Break Down Negative Stereotypes

By
Heidi Burgess
Guy M. Burgess

September, 2017

People necessarily form stereotypes to simplify a complex world, but they often are wrong and lead us astray.

Don’t assume a person or group from "the other side"  is as awful their stereotype suggests. Give them a chance to surprise you!

Other things you can do to help.

How To Do This: To do this, we must first become aware of our stereotypes--which are often so ingrained in our way of thinking that we don't even notice them.  They are just a part of the way we make sense of the world--as invisible as the air around us.  But when you are in conflict with someone or a group or an idea--look carefully for these assumptions.  Then give the other side the chance to prove you wrong.  If they prove you right...then you'll know where you stand.  But you might be surprised...they might be more reasonable than you expect! Then you can try to figure out a way to work with them...and at least make the conflict more constructive--if not on the way toward resolution.

One thing to keep in mind, however...some stereotyping...if tested...can be helpful at avoiding conflict problems. Consider, for example, the difference between "high-context cultures" and "low-context cultures" described in the Beyond Intractability essay on Cross-Cultural Communication.  These are stereotypes--and as such--should be tested because they can be wrong in a particular situation.  But they are often fairly accurate, and can give you guidance about how to effectively communicate or negotiate with people from a different culture.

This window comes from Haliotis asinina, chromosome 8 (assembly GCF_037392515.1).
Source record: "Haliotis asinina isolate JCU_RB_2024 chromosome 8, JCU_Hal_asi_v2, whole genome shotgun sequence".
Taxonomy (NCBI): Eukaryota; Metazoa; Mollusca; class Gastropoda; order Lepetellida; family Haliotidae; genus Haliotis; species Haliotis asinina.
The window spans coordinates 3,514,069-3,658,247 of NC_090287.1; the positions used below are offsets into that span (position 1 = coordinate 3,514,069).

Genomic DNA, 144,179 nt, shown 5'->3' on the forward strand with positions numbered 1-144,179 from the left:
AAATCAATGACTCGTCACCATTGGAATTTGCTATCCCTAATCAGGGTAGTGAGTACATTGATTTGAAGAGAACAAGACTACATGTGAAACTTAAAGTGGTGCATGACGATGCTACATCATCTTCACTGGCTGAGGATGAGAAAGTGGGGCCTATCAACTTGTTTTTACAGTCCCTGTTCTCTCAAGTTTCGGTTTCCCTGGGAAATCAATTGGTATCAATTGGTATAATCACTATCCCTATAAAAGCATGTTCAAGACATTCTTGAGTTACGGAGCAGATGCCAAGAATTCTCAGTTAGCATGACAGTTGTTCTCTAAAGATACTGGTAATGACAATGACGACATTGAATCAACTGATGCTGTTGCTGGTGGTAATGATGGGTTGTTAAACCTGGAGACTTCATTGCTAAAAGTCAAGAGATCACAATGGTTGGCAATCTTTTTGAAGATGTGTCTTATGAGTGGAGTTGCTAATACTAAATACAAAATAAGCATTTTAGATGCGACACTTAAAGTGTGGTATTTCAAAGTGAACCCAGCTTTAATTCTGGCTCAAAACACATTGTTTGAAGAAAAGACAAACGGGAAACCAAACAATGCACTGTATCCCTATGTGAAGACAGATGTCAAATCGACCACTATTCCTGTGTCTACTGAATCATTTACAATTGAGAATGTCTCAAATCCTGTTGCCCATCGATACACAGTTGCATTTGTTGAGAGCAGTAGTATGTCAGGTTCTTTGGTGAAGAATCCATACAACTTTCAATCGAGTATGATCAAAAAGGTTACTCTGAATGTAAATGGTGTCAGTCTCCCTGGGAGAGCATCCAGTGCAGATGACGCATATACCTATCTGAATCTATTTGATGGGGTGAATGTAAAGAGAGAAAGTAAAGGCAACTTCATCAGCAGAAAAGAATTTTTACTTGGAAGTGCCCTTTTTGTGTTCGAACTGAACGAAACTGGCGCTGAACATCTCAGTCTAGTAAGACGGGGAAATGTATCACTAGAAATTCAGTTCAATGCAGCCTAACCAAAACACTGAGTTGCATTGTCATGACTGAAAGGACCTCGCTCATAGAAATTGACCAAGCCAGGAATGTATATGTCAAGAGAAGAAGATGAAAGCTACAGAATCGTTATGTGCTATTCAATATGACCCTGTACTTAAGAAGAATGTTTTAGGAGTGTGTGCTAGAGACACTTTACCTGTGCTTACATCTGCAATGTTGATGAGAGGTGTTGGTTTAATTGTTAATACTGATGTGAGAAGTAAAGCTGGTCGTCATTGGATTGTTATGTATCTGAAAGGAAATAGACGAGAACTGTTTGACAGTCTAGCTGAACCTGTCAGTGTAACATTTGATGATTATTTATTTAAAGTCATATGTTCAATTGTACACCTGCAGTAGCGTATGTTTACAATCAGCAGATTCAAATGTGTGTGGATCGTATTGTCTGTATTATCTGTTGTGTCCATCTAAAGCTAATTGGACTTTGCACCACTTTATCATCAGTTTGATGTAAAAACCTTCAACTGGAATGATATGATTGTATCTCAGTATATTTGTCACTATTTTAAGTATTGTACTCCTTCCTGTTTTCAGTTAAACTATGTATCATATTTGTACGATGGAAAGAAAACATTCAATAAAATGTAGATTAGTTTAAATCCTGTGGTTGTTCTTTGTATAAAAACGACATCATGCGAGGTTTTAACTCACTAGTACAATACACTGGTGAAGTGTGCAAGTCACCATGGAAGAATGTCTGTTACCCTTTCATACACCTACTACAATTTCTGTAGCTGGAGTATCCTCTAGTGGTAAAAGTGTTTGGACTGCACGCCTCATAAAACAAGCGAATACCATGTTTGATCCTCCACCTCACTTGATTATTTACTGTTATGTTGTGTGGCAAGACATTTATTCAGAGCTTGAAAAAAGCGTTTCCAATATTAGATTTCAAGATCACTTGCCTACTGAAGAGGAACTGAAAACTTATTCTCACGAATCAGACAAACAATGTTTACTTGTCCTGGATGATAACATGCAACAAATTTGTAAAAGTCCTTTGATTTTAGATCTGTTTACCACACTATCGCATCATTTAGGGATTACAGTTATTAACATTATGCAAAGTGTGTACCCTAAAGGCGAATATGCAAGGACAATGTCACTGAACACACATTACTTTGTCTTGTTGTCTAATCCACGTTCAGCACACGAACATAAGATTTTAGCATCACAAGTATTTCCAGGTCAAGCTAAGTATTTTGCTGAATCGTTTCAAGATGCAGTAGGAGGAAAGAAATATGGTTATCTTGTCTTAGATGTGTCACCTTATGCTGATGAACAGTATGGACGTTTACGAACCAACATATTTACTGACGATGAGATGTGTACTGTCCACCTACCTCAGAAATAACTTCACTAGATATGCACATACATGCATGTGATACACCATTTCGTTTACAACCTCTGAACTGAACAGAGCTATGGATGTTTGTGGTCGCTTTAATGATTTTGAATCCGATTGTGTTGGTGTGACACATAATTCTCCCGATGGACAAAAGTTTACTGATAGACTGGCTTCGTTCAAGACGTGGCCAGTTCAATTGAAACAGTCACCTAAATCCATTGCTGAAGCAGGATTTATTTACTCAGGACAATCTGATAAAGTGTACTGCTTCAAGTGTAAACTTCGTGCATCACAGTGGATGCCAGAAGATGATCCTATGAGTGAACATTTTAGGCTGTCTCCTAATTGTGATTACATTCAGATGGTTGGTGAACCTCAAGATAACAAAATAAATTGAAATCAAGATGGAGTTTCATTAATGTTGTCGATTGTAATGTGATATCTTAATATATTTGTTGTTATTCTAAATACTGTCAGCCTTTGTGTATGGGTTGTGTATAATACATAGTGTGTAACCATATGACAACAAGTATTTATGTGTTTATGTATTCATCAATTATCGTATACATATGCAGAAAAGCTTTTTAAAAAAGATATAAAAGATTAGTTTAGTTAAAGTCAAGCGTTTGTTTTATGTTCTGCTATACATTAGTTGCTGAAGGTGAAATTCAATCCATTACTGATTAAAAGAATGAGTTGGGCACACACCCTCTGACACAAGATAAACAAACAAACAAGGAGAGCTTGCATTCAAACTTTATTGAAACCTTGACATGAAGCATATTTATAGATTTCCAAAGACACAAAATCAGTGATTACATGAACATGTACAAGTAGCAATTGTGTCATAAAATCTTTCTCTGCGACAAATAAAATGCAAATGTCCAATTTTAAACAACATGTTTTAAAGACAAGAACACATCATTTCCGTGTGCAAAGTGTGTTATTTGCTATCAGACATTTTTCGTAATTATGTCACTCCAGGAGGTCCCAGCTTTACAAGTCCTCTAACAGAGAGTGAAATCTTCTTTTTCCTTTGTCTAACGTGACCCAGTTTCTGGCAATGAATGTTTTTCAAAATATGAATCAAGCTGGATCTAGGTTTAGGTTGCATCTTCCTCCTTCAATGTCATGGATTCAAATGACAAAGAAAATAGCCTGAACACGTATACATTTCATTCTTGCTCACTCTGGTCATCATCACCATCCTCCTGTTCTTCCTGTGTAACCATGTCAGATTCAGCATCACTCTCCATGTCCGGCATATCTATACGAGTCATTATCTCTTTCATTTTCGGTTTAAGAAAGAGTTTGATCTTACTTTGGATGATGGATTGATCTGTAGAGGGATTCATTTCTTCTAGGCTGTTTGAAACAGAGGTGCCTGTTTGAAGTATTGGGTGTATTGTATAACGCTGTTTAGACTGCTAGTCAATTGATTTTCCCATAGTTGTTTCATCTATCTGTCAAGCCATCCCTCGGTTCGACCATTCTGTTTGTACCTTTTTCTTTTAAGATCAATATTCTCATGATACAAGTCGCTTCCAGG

Why It Helps: We form stereotypes to simplify a complex world, but they often are wrong and lead us astray. When we assume that the other side is more unreasonable than they really are, and we treat them as if that were so, it is like a self-fulfilling prophecy--they are likely to become as bad as we expect.  As we discussed in the entry about respect, "what goes around comes around."  If we assume our opponents are "deplorable," and we tell them as much--they are likely to actually act in deplorable ways.  If we assume they are frightened and in need of reassurance or assistance--and treat them that way--they are more likely to respond positively to our overtures.

More Information: 

Question for You:

Have you done this?  Tell us about what you did and how it worked out.  Did it help?  What did you learn from the experience? (Answer below in the comment field, but in order to do that you need to be registered as a MBI Discussant.)